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By contrast, the Puritans settled in tightly knit communities based on the strict practice of religion and tried to cultivate the rocky soil. Timber-framed houses took place on the land, while new shallops (small ship) collected the codfish that was a staple food. The self-reliance and spirit of these early New Englanders created many of the institutions that are still regard as distinctively American today.
By the early 18th century, this Area began to prosper, finding its greatest source of sustenance and wealth in the sea. The early coastal settlements, which had started as small fishing outposts, grew into prosperous seaports. Sailors, shipbuilders, blacksmiths, and carpenters flocked to the towns in the Area, which specialized in shipbuilding, coastal fishing and exporting fish overseas.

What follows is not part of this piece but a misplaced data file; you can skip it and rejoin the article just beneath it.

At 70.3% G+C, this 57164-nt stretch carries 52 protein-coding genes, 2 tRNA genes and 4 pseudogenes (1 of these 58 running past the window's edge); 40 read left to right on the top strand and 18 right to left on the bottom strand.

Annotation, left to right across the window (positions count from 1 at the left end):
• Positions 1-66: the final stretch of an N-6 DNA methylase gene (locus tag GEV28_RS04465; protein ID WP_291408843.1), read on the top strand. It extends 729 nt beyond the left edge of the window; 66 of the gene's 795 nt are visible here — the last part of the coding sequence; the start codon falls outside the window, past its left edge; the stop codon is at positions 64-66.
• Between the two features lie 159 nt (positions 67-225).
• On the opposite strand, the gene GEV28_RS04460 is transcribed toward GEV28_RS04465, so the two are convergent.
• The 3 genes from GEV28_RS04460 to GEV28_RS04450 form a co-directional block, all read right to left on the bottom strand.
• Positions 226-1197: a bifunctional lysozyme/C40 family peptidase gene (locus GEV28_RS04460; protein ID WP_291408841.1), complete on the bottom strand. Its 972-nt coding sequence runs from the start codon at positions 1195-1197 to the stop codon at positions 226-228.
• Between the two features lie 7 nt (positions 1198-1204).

News of manufacturing jobs that offered a foothold into America spread across the world, and immigrants flooded into the Area. Soon, the boot and shoe industry grew until it employed more people than any other industry in Massachusetts. Lynn became the largest producer of women's shoes in America; Peabody emerged as the nation's leather processing center; Lawrence grew into the world's largest producer of wool; Massachusetts emerged as one of the most heavily industrialized areas in the world, second only to England. The great prosperity had its price. The deplorable conditions in the mills caused workers to protest. And it was in this Area that some of the first labor strikes took place.
Did You Know?
Famed landscape architect Frederick Law Olmsted designed one of the country’s earliest “subdivisions” in Swampscott. Download a self-guided walking tour. More...